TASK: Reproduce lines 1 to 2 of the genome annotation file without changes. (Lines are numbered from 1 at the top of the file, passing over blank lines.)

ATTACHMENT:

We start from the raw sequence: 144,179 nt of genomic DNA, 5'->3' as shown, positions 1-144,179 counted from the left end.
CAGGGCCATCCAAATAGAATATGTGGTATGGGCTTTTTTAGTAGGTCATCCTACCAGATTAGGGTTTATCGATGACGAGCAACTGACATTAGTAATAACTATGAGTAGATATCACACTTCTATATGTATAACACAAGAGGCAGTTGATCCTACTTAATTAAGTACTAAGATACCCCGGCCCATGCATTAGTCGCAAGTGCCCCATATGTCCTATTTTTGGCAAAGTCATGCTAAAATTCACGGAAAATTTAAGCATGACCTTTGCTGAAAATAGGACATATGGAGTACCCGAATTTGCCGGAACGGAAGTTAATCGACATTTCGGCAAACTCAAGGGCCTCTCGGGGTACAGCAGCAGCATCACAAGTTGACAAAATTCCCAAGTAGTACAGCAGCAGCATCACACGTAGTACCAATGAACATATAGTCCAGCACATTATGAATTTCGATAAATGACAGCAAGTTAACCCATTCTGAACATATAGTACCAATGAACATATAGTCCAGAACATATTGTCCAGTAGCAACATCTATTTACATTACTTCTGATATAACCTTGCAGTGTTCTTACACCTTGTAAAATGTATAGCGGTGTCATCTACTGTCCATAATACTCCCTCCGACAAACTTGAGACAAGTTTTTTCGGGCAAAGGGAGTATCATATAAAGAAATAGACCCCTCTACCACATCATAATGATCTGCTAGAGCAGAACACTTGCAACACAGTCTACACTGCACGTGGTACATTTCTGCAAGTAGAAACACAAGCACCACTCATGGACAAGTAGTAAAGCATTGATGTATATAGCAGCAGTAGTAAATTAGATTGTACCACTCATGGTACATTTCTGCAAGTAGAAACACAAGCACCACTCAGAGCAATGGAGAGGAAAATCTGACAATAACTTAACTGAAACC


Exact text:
We start from the raw sequence: 144,179 nt of genomic DNA, 5'->3' as shown, positions 1-144,179 counted from the left end.
CAGGGCCATCCAAATAGAATATGTGGTATGGGCTTTTTTAGTAGGTCATCCTACCAGATTAGGGTTTATCGATGACGAGCAACTGACATTAGTAATAACTATGAGTAGATATCACACTTCTATATGTATAACACAAGAGGCAGTTGATCCTACTTAATTAAGTACTAAGATACCCCGGCCCATGCATTAGTCGCAAGTGCCCCATATGTCCTATTTTTGGCAAAGTCATGCTAAAATTCACGGAAAATTTAAGCATGACCTTTGCTGAAAATAGGACATATGGAGTACCCGAATTTGCCGGAACGGAAGTTAATCGACATTTCGGCAAACTCAAGGGCCTCTCGGGGTACAGCAGCAGCATCACAAGTTGACAAAATTCCCAAGTAGTACAGCAGCAGCATCACACGTAGTACCAATGAACATATAGTCCAGCACATTATGAATTTCGATAAATGACAGCAAGTTAACCCATTCTGAACATATAGTACCAATGAACATATAGTCCAGAACATATTGTCCAGTAGCAACATCTATTTACATTACTTCTGATATAACCTTGCAGTGTTCTTACACCTTGTAAAATGTATAGCGGTGTCATCTACTGTCCATAATACTCCCTCCGACAAACTTGAGACAAGTTTTTTCGGGCAAAGGGAGTATCATATAAAGAAATAGACCCCTCTACCACATCATAATGATCTGCTAGAGCAGAACACTTGCAACACAGTCTACACTGCACGTGGTACATTTCTGCAAGTAGAAACACAAGCACCACTCATGGACAAGTAGTAAAGCATTGATGTATATAGCAGCAGTAGTAAATTAGATTGTACCACTCATGGTACATTTCTGCAAGTAGAAACACAAGCACCACTCAGAGCAATGGAGAGGAAAATCTGACAATAACTTAACTGAAACC